Casey with father

Two generations of pilots—the perfect flight.

The fuel stop gave us a chance to stretch our legs in the air conditioning, have a quick beverage, and hang with the jet set for a bit. It also allowed the storms to move north, so that they would not impact our return. At about 8:15 pm, we settled our bill with the very friendly staff member at the desk and walked back out to the airplane. The bright orange glow of a gulf-coast sunset lit up the sky to our west and I knew it was going to be a spectacular fight home.

We took off on runway 23, right into the face of one of the prettiest sunsets I have ever seen. As we made our left crosswind turn, the city lights below us were sparkling in the distance, as the remaining daylight faded away. Turning to the east, the storms had moved well north, and we could see the distant flash of lightning illuminating the darkening sky.

Leaving Naples behind us, we flew over the dark expanse of the Everglades, with just a thin sliver of light, I-75, below us. As we reached the halfway point, right before switching over from Fort Myers to Miami Approach, the radio chatter had slowed down and for a moment, time just seemed to stand still. It was like it was just the two of us, the airplane, and nothing else. I had flashbacks to all those flights we had made when I was younger. I glanced over at Dad and the look of pure enjoyment on his face told me he felt the same thing I did. Without a word, we both knew that the torch had just been passed from one pilot to another.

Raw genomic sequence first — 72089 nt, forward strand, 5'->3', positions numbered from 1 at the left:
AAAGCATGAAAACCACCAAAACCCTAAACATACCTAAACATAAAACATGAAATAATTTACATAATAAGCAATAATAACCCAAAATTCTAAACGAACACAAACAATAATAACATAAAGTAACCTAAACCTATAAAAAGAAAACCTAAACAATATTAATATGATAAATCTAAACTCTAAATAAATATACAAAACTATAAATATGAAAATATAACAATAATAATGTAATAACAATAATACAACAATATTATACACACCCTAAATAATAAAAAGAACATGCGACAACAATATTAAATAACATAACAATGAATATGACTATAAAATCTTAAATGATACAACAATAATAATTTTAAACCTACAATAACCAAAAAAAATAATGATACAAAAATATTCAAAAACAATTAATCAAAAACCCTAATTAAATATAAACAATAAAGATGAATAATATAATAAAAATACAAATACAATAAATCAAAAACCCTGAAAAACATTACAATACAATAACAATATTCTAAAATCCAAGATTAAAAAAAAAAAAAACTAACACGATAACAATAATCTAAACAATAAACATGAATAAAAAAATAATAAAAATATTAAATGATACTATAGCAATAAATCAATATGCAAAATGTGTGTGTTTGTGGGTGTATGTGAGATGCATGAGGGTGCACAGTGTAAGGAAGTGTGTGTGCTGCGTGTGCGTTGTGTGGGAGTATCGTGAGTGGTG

The quiet would fade away as we flew over western Broward County, in busier airspace, approaching Pompano with the city lights of West Broward shining below us. We followed the Sawgrass Expressway eastbound, crossed the landfill, and began our descent after lining up on the extended centerline for runway 15. I greased the landing and we let it roll out to the end of the runway so that we could taxi right onto our ramp.

With near perfect weather, a breathtaking Gulf Coast sunset, and a spectacular nighttime approach and landing, we could not have had a more perfect night. We will have other flights together, but this one, symbolizing the passing of the torch between us, is one flight I will never forget.

Casey Ahlbum
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2 replies
  1. Brian
    Brian says:

    I honestly love these kinds of stories. A previous story the author and I actually have a weird connection where his grandfather and my dad flew out of the same airport on the same day back in the early 60’s. The likely didn’t know one another but the connection over history and time is real. I see conversations come up about whether to go with an e-log book or a paper one. The paper log book also connects us in ways we never really will know or appreciate until after we may be gone.

    My first flight was with my dad and I was days old at the time. He stopped flying before I ever could form memories around the experience. He also passed over a decade before I would even consider learning to fly, so he would never know of my time flying. That being said, I have his log book. Some of the planes he flew are still flying. Many of the airports are still around. My missing these days are to visit airports he flew into and with any luck meet the current owners of the airplanes he once flew. In some small way it helps me stay in touch with my dad.

    Thanks for sharing your story.